In the wake of Malcolm Young's passing, Jesse Fink, author of The Youngs: The Brothers Who Built AC/DC, offers up his top 10 AC/DC songs, each seasoned with a dash of backstory.

Keep reading... Show less

Pauline Black may be called the Queen of Ska by some, but she insists she's not the only one, as Two-Tone legends the Selecter celebrate another stellar album in a career full of them.

Being commonly hailed as the "Queen" of a genre of music is no mean feat, but for Pauline Black, singer/songwriter of Two-Tone legends the Selecter and universally recognised "Queen of Ska", it is something she seems to take in her stride. "People can call you whatever they like," she tells PopMatters, "so I suppose it's better that they call you something really good!"

Keep reading... Show less

Morrison's prose is so engaging and welcoming that it's easy to miss the irreconcilable ambiguities that are set forth in her prose as ineluctable convictions.

It's a common enough gambit in science fiction. Humans come across a race of aliens that appear to be entirely alike and yet one group of said aliens subordinates the other, visiting violence upon their persons, denigrating them openly and without social or legal consequence, humiliating them at every turn. The humans inquire why certain of the aliens are subjected to such degradation when there are no discernible differences among the entire race of aliens, at least from the human point of view. The aliens then explain that the subordinated group all share some minor trait (say the left nostril is oh-so-slightly larger than the right while the "superior" group all have slightly enlarged right nostrils)—something thatm from the human vantage pointm is utterly ridiculous. This minor difference not only explains but, for the alien understanding, justifies the inequitable treatment, even the enslavement of the subordinate group. And there you have the quandary of Otherness in a nutshell.

Keep reading... Show less

A 1996 classic, Shawn Colvin's album of mature pop is also one of best break-up albums, comparable lyrically and musically to Joni Mitchell's Hejira and Bob Dylan's Blood on the Tracks.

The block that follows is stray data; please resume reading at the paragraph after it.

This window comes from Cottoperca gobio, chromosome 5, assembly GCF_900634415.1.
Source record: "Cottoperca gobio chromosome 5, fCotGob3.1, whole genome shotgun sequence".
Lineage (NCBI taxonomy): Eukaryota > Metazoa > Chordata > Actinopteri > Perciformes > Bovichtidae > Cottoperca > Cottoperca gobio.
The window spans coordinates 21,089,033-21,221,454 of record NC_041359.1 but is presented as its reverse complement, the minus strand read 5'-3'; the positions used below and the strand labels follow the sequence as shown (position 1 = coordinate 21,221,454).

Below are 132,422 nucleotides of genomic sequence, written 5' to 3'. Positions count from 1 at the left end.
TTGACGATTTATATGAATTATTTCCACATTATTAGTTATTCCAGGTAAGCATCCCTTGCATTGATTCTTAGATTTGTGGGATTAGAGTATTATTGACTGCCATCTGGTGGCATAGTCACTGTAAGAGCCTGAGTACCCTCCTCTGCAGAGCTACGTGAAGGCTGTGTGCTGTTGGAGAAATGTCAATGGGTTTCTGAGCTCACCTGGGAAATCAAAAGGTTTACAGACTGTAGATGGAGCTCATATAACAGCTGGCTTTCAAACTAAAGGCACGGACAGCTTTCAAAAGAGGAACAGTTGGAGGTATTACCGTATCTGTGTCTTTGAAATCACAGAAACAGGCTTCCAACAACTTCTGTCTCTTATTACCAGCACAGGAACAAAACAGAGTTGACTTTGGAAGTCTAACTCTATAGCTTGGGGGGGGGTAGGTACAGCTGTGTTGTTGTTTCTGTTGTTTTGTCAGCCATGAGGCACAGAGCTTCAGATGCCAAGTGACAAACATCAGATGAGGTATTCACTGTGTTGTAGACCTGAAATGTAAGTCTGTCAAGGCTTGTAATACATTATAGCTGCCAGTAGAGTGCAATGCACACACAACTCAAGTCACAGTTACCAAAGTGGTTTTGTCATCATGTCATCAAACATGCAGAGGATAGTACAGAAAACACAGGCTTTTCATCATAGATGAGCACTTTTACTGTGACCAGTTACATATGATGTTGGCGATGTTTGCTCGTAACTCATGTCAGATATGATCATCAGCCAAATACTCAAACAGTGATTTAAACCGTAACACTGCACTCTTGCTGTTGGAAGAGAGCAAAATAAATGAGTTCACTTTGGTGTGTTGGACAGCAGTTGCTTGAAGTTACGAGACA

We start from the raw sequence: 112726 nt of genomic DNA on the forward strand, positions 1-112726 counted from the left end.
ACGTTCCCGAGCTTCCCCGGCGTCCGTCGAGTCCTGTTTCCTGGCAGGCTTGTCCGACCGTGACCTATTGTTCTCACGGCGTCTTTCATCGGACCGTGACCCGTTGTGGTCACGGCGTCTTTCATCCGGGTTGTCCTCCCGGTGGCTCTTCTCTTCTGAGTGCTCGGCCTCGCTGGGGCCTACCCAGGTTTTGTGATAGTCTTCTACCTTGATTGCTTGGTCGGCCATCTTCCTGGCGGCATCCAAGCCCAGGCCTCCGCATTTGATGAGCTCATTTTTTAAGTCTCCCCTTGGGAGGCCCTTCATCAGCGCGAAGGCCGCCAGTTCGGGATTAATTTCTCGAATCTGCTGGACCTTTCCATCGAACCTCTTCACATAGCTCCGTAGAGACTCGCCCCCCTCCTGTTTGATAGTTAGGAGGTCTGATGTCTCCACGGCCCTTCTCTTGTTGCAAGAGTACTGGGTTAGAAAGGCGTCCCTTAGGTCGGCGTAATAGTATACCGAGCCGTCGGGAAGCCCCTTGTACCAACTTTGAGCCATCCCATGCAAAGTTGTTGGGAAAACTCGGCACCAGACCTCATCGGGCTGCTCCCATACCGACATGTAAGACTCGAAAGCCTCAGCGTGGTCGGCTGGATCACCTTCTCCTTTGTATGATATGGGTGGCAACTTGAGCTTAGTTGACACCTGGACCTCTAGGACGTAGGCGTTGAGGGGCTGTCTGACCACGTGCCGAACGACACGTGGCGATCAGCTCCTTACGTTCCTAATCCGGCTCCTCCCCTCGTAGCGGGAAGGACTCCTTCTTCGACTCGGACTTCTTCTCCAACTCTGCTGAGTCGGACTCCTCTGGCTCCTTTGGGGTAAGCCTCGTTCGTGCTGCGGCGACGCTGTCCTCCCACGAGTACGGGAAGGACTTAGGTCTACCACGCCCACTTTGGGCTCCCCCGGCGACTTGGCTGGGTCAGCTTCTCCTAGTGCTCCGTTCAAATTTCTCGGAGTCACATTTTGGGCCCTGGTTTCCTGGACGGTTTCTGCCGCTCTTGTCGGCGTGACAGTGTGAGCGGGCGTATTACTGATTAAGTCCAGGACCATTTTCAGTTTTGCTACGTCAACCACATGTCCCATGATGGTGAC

When pop-folksinger Shawn Colvin released A Few Small Repairs in 1996, the music world was ripe for an album of sharp, catchy songs by a female singer-songwriter. Lilith Fair, the tour for women in the music, would gross $16 million in 1997. Colvin would be a main stage artist in all three years of the tour, playing alongside Liz Phair, Suzanne Vega, Sheryl Crow, Sarah McLachlan, Meshell Ndegeocello, Joan Osborne, Lisa Loeb, Erykah Badu, and many others. Strong female artists were not only making great music (when were they not?) but also having bold success. Alanis Morissette's Jagged Little Pill preceded Colvin's fourth recording by just 16 months.

Keep reading... Show less

Frank Miller locates our tragedy and warps it into his own brutal beauty.

In terms of continuity, the so-called promotion of this entry as Miller's “third" in the series is deceptively cryptic. Miller's mid-'80s limited series The Dark Knight Returns (or DKR) is a “Top 5 All-Time" graphic novel, if not easily “Top 3". His intertextual and metatextual themes resonated then as they do now, a reason this source material was “go to" for Christopher Nolan when he resurrected the franchise for Warner Bros. in the mid-00s. The sheer iconicity of DKR posits a seminal work in the artist's canon, which shares company with the likes of Sin City, 300, and an influential run on Daredevil, to name a few.

Keep reading... Show less
Pop Ten
Mixed Media
PM Picks

© 1999-2017 All rights reserved.
Popmatters is wholly independently owned and operated.